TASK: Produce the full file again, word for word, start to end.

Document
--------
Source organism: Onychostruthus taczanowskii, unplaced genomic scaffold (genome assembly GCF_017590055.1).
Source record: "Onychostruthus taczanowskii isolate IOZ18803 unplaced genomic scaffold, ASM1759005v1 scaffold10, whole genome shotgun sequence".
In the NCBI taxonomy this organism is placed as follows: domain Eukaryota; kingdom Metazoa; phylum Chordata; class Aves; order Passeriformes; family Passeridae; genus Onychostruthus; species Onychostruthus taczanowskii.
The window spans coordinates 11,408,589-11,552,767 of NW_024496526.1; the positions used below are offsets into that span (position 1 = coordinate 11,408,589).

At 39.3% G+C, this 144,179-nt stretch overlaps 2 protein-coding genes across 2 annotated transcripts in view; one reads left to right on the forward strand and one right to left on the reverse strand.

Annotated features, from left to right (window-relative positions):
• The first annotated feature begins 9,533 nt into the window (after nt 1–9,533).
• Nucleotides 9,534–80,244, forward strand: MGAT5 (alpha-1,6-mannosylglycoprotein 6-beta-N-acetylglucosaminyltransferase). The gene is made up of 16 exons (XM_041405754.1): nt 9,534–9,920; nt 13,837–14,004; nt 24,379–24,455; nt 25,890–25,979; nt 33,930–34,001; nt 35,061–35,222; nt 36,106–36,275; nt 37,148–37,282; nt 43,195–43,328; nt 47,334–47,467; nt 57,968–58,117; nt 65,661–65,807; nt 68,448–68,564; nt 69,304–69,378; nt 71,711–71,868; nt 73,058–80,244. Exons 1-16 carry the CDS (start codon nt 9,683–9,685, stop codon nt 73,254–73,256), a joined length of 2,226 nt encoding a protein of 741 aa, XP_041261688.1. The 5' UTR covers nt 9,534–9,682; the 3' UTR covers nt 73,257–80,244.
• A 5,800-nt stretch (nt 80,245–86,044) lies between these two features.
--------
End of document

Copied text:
Source organism: Onychostruthus taczanowskii, unplaced genomic scaffold (genome assembly GCF_017590055.1).
Source record: "Onychostruthus taczanowskii isolate IOZ18803 unplaced genomic scaffold, ASM1759005v1 scaffold10, whole genome shotgun sequence".
In the NCBI taxonomy this organism is placed as follows: domain Eukaryota; kingdom Metazoa; phylum Chordata; class Aves; order Passeriformes; family Passeridae; genus Onychostruthus; species Onychostruthus taczanowskii.
The window spans coordinates 11,408,589-11,552,767 of NW_024496526.1; the positions used below are offsets into that span (position 1 = coordinate 11,408,589).

At 39.3% G+C, this 144,179-nt stretch overlaps 2 protein-coding genes across 2 annotated transcripts in view; one reads left to right on the forward strand and one right to left on the reverse strand.

Annotated features, from left to right (window-relative positions):
• The first annotated feature begins 9,533 nt into the window (after nt 1–9,533).
• Nucleotides 9,534–80,244, forward strand: MGAT5 (alpha-1,6-mannosylglycoprotein 6-beta-N-acetylglucosaminyltransferase). The gene is made up of 16 exons (XM_041405754.1): nt 9,534–9,920; nt 13,837–14,004; nt 24,379–24,455; nt 25,890–25,979; nt 33,930–34,001; nt 35,061–35,222; nt 36,106–36,275; nt 37,148–37,282; nt 43,195–43,328; nt 47,334–47,467; nt 57,968–58,117; nt 65,661–65,807; nt 68,448–68,564; nt 69,304–69,378; nt 71,711–71,868; nt 73,058–80,244. Exons 1-16 carry the CDS (start codon nt 9,683–9,685, stop codon nt 73,254–73,256), a joined length of 2,226 nt encoding a protein of 741 aa, XP_041261688.1. The 5' UTR covers nt 9,534–9,682; the 3' UTR covers nt 73,257–80,244.
• A 5,800-nt stretch (nt 80,245–86,044) lies between these two features.